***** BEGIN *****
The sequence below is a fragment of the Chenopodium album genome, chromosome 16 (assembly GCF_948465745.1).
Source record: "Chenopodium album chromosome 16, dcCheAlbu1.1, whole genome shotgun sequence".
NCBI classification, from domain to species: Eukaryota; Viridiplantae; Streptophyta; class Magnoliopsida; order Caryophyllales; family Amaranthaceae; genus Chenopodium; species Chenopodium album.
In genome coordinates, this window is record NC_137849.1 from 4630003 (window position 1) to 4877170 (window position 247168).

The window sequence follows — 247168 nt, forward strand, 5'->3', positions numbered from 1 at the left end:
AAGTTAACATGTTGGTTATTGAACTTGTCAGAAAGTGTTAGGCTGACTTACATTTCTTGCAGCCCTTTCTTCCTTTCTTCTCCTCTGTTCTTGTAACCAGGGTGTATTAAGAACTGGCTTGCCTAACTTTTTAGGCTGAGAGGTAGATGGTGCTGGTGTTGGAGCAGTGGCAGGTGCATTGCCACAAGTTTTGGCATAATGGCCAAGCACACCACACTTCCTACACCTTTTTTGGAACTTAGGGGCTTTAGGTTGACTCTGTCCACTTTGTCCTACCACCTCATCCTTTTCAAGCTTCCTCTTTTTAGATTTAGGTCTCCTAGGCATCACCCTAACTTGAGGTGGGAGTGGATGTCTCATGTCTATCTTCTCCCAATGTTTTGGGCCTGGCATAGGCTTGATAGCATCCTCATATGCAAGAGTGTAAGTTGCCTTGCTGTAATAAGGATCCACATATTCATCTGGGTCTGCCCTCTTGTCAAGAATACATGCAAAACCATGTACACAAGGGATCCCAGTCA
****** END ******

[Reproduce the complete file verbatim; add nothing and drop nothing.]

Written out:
The sequence below is a fragment of the Chenopodium album genome, chromosome 16 (assembly GCF_948465745.1).
Source record: "Chenopodium album chromosome 16, dcCheAlbu1.1, whole genome shotgun sequence".
NCBI classification, from domain to species: Eukaryota; Viridiplantae; Streptophyta; class Magnoliopsida; order Caryophyllales; family Amaranthaceae; genus Chenopodium; species Chenopodium album.
In genome coordinates, this window is record NC_137849.1 from 4630003 (window position 1) to 4877170 (window position 247168).

The window sequence follows — 247168 nt, forward strand, 5'->3', positions numbered from 1 at the left end:
AAGTTAACATGTTGGTTATTGAACTTGTCAGAAAGTGTTAGGCTGACTTACATTTCTTGCAGCCCTTTCTTCCTTTCTTCTCCTCTGTTCTTGTAACCAGGGTGTATTAAGAACTGGCTTGCCTAACTTTTTAGGCTGAGAGGTAGATGGTGCTGGTGTTGGAGCAGTGGCAGGTGCATTGCCACAAGTTTTGGCATAATGGCCAAGCACACCACACTTCCTACACCTTTTTTGGAACTTAGGGGCTTTAGGTTGACTCTGTCCACTTTGTCCTACCACCTCATCCTTTTCAAGCTTCCTCTTTTTAGATTTAGGTCTCCTAGGCATCACCCTAACTTGAGGTGGGAGTGGATGTCTCATGTCTATCTTCTCCCAATGTTTTGGGCCTGGCATAGGCTTGATAGCATCCTCATATGCAAGAGTGTAAGTTGCCTTGCTGTAATAAGGATCCACATATTCATCTGGGTCTGCCCTCTTGTCAAGAATACATGCAAAACCATGTACACAAGGGATCCCAGTCA